For more than 27 years the state of Hawaii has maintained a labeling law (HRS 486-120.6) for “Hawaii Coffee Blends” that encourages the deception of consumers. This Hawaii law has permitted the use of Hawaii origin names (“Kona,” “Maui,” “Ka’u” and others) on packages of coffee containing 90% foreign-grown coffee.

The law does not require disclosure that 90% of these “blends” are foreign-grown, and almost all of the marketers of the “blends” do not make any such disclosure on the label. Rather, the marketers dress the labels with Hawaii regional names and Hawaii scenes (such as Diamond Head or traditional canoes) to mislead consumers as to what they are buying.

This coffee blend labeling law is an embarrassment for the state of Hawaii. We are the only state in the U.S. and the only region anywhere in the world that allows the use of its regional names on packages of one of its agricultural products with 90% foreign-grown content.

While other states actively protect their agricultural products from deceptive marketing and require 100% genuine content (for example, Idaho for Idaho Potatoes, or Vermont for its maple syrup), Hawaii invites deception.

In 2007 the Hawaii State Legislature adopted a resolution recognizing this embarrassment by making factual findings that: 1) “existing labeling requirements for Kona coffee causes consumer fraud and degrades the ‘Kona coffee’ name”; and 2) “confusion as to the difference between Kona coffee and Kona coffee blends caused Consumer Reports magazine to rate Kona coffee as ‘second rate’.”

Many coffee blends promoted as Hawaii brands are by law allowed to have as much as 90% of the coffee grown out of state.

Flickr: Jennifer

Despite these findings, the Legislature year after year has bowed to the economic and lobbying muscle of Honolulu’s coffee blenders and has failed to reform the law and has declined to enact basic principles of fair labeling.

By selling what amounts to $5 per pound coffee for as much as $25 per pound by merely putting the name “Kona” or “Maui” or “Hawaiian” on the label, the blenders are making millions of dollars each year in excess profits that are sent to corporate owners on the mainland. And they are exercising their political power to continue that stream of excess profits from the pockets of consumers.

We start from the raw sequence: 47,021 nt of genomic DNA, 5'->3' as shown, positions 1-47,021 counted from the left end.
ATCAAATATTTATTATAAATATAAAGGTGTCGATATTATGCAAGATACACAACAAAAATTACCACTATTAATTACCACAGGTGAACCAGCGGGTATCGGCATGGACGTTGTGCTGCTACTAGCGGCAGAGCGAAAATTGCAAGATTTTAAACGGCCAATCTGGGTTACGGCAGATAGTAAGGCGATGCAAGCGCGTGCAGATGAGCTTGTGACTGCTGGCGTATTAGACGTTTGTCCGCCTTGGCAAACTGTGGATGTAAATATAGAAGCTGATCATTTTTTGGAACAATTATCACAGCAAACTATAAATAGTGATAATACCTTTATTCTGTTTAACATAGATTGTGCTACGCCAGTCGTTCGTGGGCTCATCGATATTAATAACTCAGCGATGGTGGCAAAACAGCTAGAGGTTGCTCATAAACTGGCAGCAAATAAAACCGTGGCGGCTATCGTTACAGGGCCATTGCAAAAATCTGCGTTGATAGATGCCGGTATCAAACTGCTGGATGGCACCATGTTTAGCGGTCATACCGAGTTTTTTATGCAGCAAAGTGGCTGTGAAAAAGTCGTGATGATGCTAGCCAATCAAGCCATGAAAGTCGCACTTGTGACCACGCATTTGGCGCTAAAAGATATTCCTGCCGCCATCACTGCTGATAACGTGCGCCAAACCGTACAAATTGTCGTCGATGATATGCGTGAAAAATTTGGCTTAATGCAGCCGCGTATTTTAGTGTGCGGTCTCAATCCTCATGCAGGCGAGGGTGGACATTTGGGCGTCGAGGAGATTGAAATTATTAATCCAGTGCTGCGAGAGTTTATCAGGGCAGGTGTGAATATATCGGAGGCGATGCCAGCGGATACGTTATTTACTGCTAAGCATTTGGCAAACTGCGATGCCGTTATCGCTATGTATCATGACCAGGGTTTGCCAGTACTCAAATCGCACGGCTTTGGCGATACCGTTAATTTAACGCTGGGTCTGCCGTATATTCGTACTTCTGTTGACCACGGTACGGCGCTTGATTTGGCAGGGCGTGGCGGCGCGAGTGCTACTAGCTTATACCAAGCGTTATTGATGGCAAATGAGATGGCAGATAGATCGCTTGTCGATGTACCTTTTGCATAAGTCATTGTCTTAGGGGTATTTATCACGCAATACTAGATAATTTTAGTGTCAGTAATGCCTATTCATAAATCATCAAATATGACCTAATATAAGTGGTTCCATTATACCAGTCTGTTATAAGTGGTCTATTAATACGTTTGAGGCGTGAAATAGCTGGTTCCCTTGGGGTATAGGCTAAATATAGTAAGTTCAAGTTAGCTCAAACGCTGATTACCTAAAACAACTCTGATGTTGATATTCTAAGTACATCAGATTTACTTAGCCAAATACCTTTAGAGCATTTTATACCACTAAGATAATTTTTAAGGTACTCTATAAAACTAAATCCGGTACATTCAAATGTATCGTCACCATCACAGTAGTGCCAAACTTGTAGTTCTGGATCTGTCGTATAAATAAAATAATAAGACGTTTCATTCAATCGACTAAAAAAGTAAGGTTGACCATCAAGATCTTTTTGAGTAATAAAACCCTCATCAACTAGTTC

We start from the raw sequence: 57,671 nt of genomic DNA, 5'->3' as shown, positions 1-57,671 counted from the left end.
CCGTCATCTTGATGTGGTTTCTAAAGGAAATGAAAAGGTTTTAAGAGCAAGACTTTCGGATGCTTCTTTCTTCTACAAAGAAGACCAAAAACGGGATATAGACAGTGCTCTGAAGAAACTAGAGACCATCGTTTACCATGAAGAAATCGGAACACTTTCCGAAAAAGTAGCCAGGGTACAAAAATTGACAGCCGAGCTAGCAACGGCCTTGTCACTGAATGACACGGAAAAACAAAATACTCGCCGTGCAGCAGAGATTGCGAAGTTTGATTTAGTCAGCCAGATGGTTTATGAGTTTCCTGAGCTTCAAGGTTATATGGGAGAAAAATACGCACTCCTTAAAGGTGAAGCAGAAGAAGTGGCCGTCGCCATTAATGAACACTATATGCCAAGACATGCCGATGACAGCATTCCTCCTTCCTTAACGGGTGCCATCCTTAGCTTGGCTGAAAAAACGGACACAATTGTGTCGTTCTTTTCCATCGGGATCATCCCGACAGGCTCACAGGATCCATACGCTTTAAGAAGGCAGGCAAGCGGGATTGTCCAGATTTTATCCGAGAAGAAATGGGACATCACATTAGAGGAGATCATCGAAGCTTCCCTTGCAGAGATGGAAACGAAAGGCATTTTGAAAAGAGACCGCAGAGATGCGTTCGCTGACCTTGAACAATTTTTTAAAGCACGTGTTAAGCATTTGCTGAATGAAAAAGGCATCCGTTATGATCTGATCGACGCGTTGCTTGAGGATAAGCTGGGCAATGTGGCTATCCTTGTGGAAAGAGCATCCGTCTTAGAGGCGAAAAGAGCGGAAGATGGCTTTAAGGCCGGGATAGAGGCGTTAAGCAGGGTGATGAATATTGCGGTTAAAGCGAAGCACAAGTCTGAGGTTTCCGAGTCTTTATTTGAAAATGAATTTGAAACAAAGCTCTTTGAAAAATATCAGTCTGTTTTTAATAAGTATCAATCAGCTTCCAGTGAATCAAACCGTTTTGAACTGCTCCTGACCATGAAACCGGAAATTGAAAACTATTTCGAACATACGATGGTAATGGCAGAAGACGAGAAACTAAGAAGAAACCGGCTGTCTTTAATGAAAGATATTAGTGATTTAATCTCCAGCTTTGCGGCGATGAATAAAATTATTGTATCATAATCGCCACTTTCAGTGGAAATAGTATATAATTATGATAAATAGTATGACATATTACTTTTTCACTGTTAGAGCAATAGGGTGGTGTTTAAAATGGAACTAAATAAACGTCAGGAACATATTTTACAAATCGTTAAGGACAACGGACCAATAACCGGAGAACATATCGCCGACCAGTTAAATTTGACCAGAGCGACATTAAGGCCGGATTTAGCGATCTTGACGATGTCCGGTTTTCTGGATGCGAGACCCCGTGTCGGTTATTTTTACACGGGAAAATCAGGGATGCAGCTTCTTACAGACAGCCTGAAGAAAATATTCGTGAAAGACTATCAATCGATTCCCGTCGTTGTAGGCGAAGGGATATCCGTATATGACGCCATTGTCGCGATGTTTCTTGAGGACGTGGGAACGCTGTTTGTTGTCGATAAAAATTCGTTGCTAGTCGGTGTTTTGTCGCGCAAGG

Kona Farmers Lose Out

By way of example, in this year’s 2019 Legislative Session, the three House members from West Hawaii introduced House Bill 144, a reasonable compromise bill to reform the labeling of Hawaii coffee blends — 51% minimum Hawaii-grown and identification of the origin of the foreign-grown coffee. The bill was passed through two House committees, and the full House, and was then sent to the Senate.

At the urging of the blenders, however, HB 144 was killed as the result of  maneuvering in the Senate Agriculture Committee. So for at least another year, Hawaii will continue to be the only place in the world to encourage the marketing to consumers of a regionally identified agricultural product that contains only 10% grown in the named region.

The coffee blend labeling law is an embarrassment for Hawaii.

In addition to the adverse impact on consumers, it should also be understood that Hawaii coffee blends cause economic damage to Hawaii’s farming community.  A 2010 analysis of the economic effects of blending Kona coffee concluded that Kona coffee farmers were losing $14.4 million or more per year to the blenders. That is an average of almost $20,000 lost annually by the average 5-acre Kona coffee farm.

Also, a recent publication from the United Nations concerning various geographically identified food products concluded that Hawaii does not provide “strong protection” for names like “Kona coffee” and that as a result downstream stakeholders, rather than farmers, reap the “economic benefits of the fame of Kona.”

For a state that is concerned about growing its agricultural self-sufficiency to protect against the effects of possible emergency disruptions of commerce to the Islands, it is surprising that Hawaii is not more vigorously supporting its farmers.

Finally, it should be remembered that a significant number of consumer purchasers of Hawaii coffee “blends” are visitors to the islands and that their spending is an important pillar of the state’s economy.

When those tourists later learn (as a fair number of them do) that what they bought thinking it was Hawaii-grown coffee was in fact 90% from somewhere else, their goodwill and affection for Hawaii is undercut. Consumers do not like being misled and cheated.

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